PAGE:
This re-imagining of the relationship between human and animal domains is taken to an extreme at the outset of the second series of Kamui-den (1988-2000), where Shirato tells the story of a group of monkeys who occupy a dilapidated, deserted temple on the mountainside. Their society is just as hierarchal and oppressive as “ours,” as a result of which one of the “bosses” (Shirato in fact uses the English word) named Hakkake (Toothy) becomes injured and is separated from monkey society to be cared for by the peasant who finds him. Shirato imagines the relationship between human and animal not as domestication but as an unspoken recognition of being equally subject to the cruelties of life.
The Darker Side of Class Struggle
Shinsuke: However, warriors are warriors; peasants are peasants. We cannot violate a law [sadame] bequeathed to us from Heaven…
Yokome: Get it, you bastards?! Hinin are just hinin. For good. / Warriors are warriors; peasants are peasants. The laws [sadame] of the world don’t change!
The first series of Kamui too culminates in an uprising (ikki), and, though both are failures, while NB concludes with a sense of hope that the peasantry have gained an awareness of their situation, Kamui more or less ends in despair. Though above both Shisuke and Yokome are saying essentially the same thing, context renders them very different. For one, Shinsuke is a warrior [bushi] himself and is in the process of questioning the ideology part and parcel of his social class. Yokome, on the other hand, is a hinin and is there not to question the social hierarchy but to reinforce it, to, in a sense, wake his fellows of the underclass up to the realization that they cannot meaningfully buck the system. Second, the ends of NB (1962) and Kamui (1971) come at radically different times in modern Japanese history. The first is at the very beginning of a protest movement that would question Japan’s role in the world and military relationship with the United States, whereas the latter comes after the failure of those protests and the brutal suppression of the student and Marxist movements by the Japanese government.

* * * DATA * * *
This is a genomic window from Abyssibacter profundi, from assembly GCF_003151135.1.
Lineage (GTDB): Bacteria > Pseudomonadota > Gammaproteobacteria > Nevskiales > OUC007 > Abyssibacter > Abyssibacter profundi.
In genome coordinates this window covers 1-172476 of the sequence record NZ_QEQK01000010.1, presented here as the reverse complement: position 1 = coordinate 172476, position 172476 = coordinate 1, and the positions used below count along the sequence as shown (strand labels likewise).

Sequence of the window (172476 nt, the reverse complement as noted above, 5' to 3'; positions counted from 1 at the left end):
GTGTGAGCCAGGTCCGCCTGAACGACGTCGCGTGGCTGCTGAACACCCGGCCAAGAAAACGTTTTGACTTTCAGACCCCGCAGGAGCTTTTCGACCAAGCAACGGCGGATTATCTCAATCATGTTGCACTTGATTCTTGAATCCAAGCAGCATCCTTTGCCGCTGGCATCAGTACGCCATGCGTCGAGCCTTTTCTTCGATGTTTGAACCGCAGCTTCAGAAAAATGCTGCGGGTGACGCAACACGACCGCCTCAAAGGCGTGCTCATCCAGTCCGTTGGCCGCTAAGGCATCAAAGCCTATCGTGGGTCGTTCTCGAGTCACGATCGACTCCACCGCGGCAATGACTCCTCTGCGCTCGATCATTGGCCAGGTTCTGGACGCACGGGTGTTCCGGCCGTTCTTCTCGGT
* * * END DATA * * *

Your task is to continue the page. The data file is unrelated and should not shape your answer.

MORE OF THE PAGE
There is a skepticism about solidarity that is present in Kamui from the very beginning, and it is encapsulated in Shirato’s statement above about the warriors hating the farmers hating the genin etc. Kamui is himself a hinin, literally a “non-person” (非人), a non-person because he, his family, and others like them are outside the official class structure, either as a result of fleeing from some criminal offense or due to the perception of being unclean that would underpin discrimination in modern times against the eta or burakumin. The term hinin is originally a Buddhist term for someone inhuman, i.e. outside the Dharma or fundamentally opposed to it. In Japan, this carried over to those who performed certain tasks, typically involving butchering animals or burying corpses, and justified treating them in a manner inconsistent with Buddhist teachings about compassion, because they were technically “not human.”